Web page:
Moms Mabley (1918-1990)
Moms Mabley was a legendary personality in comedy and became a staple of what became known as the "chitlin' circuit" — a chain of performance venues that primarily booked Black acts through the 1960s. When she came out as a lesbian, her career went on to critiqued normative perceptions of race and sexuality in comedy. Mabley's gritty humor and grandmotherly personality charmed audiences from the Howard Theatre to Carnegie Hall, while giving her the platform to comment on the most pertinent social issues.
Pearl Bailey (1907-1994)
Pearl Bailey spent her early singing days in Washington, often opening for other burgeoning contemporaries like Duke Ellington and Cab Calloway. Eventually becoming a mainstay of "Black Broadway" herself. Bailey's voluminous voice went on to perform in a wildly successful, all-Black production of Hello, Dolly! This, along with her performance in Porgy and Bess, would solidify her career in musical theatre, earning her a Tony Award.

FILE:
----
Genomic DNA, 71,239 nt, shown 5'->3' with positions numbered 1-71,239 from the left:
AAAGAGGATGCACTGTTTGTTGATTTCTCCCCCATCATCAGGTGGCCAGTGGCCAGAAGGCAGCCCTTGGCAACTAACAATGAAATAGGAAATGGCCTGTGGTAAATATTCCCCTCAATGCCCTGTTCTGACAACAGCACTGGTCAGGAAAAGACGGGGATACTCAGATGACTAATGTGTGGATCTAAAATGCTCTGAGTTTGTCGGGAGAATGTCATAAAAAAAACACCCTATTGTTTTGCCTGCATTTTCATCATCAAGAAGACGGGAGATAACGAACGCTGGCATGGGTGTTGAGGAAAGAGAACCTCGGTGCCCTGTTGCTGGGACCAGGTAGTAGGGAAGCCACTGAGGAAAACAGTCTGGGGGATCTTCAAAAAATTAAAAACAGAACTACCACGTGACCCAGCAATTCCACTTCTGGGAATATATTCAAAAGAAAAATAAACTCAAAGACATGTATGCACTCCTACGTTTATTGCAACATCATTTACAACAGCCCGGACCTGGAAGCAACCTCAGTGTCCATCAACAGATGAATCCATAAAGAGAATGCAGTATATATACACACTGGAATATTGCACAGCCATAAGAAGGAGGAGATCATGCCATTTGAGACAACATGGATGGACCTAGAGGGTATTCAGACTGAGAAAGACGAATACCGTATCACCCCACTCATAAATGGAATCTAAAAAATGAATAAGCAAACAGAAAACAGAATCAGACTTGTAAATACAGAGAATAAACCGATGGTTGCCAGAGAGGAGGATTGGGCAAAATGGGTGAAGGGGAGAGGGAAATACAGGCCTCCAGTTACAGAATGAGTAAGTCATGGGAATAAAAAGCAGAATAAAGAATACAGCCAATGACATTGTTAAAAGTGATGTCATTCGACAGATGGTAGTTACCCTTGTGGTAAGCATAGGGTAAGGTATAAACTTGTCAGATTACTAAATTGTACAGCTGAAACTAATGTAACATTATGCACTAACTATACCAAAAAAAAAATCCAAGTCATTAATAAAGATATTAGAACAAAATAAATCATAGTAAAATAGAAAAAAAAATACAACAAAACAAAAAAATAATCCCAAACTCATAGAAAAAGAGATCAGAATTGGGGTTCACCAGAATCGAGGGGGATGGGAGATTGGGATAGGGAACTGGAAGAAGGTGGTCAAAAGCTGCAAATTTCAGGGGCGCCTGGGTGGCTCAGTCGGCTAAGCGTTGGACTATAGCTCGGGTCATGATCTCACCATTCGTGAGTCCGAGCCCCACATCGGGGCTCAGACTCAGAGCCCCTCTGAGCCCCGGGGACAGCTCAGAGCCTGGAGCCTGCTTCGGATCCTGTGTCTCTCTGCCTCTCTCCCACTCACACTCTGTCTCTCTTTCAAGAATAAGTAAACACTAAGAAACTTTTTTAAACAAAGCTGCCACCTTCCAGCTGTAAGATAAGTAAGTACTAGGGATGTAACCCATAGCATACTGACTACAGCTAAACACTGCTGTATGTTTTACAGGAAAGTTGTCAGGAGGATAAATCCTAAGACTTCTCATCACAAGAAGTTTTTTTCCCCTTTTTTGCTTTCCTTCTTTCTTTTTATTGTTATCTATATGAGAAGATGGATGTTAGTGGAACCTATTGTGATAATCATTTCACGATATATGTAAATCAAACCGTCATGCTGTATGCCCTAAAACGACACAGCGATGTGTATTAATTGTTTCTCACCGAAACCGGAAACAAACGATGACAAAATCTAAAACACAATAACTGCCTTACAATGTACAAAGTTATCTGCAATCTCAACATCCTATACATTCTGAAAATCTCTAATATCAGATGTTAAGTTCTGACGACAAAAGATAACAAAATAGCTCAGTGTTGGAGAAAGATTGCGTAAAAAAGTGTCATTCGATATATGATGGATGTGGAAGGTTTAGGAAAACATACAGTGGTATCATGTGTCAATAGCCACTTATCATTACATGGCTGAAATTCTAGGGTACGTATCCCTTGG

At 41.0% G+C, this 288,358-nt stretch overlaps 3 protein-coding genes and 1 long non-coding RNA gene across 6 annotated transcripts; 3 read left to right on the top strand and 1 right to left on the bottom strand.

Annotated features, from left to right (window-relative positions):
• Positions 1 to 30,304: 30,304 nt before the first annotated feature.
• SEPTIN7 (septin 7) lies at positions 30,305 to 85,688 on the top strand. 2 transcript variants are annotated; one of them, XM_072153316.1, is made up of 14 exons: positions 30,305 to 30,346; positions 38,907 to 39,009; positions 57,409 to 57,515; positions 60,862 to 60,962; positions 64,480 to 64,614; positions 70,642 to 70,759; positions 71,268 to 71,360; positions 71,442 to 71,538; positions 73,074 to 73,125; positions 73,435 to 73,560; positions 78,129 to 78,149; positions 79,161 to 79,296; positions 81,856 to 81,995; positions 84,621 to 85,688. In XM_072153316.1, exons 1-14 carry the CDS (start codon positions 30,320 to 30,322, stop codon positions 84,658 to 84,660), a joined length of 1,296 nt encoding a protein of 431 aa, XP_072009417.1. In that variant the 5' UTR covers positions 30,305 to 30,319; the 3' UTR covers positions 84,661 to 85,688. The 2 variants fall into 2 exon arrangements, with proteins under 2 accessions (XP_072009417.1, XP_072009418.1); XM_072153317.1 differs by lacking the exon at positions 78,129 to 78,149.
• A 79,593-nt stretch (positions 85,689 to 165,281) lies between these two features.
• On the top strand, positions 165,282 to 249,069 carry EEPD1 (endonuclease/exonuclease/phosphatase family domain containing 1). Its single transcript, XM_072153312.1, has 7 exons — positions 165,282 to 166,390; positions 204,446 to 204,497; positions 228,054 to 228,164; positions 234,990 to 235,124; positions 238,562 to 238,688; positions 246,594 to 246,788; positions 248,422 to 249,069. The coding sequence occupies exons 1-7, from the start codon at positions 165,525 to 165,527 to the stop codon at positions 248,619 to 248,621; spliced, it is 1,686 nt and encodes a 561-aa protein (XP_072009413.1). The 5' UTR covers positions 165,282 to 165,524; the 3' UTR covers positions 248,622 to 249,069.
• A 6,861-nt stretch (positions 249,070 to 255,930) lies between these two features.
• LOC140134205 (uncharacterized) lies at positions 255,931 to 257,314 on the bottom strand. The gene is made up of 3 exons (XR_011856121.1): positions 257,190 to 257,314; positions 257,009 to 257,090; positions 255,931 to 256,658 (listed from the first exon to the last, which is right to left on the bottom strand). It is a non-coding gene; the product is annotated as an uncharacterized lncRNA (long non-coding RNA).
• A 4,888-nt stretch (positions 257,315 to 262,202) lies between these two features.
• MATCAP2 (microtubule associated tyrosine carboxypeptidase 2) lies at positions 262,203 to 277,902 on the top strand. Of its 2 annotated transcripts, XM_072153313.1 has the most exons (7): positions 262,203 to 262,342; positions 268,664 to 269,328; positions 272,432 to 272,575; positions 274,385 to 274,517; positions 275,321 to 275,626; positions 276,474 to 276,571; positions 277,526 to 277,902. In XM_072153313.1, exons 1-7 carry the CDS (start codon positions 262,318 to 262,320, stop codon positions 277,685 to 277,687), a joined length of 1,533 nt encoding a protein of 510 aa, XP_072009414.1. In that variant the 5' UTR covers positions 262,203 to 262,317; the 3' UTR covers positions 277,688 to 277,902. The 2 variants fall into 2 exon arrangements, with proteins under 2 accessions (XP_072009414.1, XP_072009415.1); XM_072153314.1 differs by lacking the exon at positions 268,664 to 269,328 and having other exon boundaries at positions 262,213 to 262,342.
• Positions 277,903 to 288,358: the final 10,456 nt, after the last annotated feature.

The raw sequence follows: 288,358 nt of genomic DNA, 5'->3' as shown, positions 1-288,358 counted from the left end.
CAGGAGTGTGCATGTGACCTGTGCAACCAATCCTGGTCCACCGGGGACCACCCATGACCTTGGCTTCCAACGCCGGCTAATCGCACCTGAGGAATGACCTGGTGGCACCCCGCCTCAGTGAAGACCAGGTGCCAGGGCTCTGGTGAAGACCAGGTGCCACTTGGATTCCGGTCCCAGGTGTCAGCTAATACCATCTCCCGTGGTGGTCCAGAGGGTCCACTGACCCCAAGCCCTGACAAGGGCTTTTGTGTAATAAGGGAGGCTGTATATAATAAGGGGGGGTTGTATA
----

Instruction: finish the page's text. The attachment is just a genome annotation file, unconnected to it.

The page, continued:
Lionel Hampton (1908-2002)
Lionel Hampton, a prominent force in the swing area, demonstrated unparalleled dexterity of the vibraphone. In addition to popularizing the instrument, his association with Benny
Goodman, a white jazz clarinetist, would serve as an important example of integration—at a time when Jim Crowe-era oppression left many Black artists struggling to appeal to mainstream audiences. Hampton's own band would go on to set the state for rhythm and blues with jumping hits like "Flying Home" (1939).
Ruth Brown (1928-2006)